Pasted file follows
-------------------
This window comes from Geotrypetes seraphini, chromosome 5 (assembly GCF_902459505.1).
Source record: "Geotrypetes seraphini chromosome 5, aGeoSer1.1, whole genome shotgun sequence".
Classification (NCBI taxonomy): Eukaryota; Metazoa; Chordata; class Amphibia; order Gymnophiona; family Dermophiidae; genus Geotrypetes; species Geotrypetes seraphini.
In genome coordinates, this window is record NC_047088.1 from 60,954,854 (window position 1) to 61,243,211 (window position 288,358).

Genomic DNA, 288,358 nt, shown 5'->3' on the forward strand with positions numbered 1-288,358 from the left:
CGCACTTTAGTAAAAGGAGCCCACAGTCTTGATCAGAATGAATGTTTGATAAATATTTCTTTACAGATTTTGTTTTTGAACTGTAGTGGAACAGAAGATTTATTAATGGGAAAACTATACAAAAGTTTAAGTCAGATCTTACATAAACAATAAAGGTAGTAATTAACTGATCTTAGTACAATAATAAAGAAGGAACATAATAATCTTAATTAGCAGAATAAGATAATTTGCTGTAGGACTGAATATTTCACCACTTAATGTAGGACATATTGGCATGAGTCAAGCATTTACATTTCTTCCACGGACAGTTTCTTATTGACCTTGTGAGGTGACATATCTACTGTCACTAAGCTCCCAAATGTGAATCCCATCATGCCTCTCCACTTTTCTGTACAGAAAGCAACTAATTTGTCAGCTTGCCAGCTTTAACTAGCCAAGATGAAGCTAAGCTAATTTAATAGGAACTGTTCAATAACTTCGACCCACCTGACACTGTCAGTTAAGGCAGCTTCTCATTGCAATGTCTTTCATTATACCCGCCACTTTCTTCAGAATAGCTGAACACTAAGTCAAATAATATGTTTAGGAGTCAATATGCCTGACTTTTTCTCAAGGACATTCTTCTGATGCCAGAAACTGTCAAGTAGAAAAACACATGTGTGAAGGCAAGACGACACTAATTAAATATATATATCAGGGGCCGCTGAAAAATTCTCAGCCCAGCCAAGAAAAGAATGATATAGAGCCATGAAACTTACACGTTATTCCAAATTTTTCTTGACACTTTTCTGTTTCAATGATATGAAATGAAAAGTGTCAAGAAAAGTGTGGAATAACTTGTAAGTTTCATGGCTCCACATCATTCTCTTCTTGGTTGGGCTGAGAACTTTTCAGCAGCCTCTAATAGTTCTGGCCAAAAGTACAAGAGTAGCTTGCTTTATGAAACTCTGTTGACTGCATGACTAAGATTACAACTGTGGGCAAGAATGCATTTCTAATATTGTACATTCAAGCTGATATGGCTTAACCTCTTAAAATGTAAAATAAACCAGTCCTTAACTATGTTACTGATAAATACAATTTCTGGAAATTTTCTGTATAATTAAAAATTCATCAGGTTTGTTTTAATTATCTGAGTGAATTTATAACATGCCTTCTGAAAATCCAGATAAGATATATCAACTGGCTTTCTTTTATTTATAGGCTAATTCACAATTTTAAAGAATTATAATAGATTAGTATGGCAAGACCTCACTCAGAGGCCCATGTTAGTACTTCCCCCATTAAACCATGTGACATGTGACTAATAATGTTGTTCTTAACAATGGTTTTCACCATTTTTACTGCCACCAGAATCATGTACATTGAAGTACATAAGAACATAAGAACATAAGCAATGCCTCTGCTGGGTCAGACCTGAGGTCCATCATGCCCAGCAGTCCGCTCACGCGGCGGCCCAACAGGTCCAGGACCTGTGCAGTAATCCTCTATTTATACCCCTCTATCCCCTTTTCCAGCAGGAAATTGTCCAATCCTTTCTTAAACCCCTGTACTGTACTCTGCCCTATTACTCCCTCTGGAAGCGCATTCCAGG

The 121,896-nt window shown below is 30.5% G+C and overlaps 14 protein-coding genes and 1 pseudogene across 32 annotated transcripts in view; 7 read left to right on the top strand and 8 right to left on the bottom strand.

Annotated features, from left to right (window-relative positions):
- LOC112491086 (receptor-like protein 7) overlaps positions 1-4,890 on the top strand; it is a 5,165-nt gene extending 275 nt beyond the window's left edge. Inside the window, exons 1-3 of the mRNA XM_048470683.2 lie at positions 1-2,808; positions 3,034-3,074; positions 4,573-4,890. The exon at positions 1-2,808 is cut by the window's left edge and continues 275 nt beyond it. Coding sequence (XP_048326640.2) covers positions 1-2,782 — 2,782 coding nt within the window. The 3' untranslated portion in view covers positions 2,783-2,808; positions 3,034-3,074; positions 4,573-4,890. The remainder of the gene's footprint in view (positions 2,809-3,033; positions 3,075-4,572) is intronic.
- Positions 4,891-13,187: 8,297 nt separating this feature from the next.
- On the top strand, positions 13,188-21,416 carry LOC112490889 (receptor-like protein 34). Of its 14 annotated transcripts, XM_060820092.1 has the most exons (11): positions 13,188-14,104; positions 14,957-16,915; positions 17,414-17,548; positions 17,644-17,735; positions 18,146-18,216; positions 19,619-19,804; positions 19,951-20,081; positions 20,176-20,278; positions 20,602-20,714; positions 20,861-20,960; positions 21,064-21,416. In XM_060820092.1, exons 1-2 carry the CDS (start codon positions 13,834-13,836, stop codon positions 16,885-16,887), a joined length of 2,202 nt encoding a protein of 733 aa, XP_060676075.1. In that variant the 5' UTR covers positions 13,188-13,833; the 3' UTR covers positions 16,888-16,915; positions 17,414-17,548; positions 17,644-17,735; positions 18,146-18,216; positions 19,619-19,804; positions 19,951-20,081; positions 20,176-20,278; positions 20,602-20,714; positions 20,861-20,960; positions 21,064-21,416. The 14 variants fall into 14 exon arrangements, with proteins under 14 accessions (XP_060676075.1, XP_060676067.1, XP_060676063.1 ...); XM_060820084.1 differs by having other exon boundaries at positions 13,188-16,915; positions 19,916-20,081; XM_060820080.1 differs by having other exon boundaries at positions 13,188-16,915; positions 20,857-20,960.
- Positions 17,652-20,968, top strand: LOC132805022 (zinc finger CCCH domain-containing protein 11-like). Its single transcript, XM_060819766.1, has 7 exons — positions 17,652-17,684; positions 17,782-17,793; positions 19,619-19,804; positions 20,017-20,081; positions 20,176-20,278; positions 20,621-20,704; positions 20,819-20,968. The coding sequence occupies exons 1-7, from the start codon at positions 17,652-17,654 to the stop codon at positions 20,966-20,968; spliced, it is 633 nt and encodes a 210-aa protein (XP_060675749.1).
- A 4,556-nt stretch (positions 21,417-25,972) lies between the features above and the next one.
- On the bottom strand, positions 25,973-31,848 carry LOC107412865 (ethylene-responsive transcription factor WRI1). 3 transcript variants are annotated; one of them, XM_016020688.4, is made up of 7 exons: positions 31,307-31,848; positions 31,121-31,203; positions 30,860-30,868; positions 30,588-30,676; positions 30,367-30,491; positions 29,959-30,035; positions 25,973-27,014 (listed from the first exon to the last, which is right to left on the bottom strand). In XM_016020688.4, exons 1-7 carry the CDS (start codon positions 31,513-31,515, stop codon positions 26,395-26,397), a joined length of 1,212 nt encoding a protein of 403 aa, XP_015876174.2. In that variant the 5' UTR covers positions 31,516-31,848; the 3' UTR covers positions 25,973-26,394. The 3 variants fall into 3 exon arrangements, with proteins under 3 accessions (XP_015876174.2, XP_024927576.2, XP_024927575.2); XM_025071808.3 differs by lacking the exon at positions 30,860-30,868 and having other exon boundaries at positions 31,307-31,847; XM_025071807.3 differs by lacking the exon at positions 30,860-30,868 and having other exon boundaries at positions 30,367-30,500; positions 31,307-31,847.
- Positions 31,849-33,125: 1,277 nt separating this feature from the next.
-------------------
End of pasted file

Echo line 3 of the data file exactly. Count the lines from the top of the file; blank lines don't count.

Classification (NCBI taxonomy): Eukaryota; Metazoa; Chordata; class Amphibia; order Gymnophiona; family Dermophiidae; genus Geotrypetes; species Geotrypetes seraphini.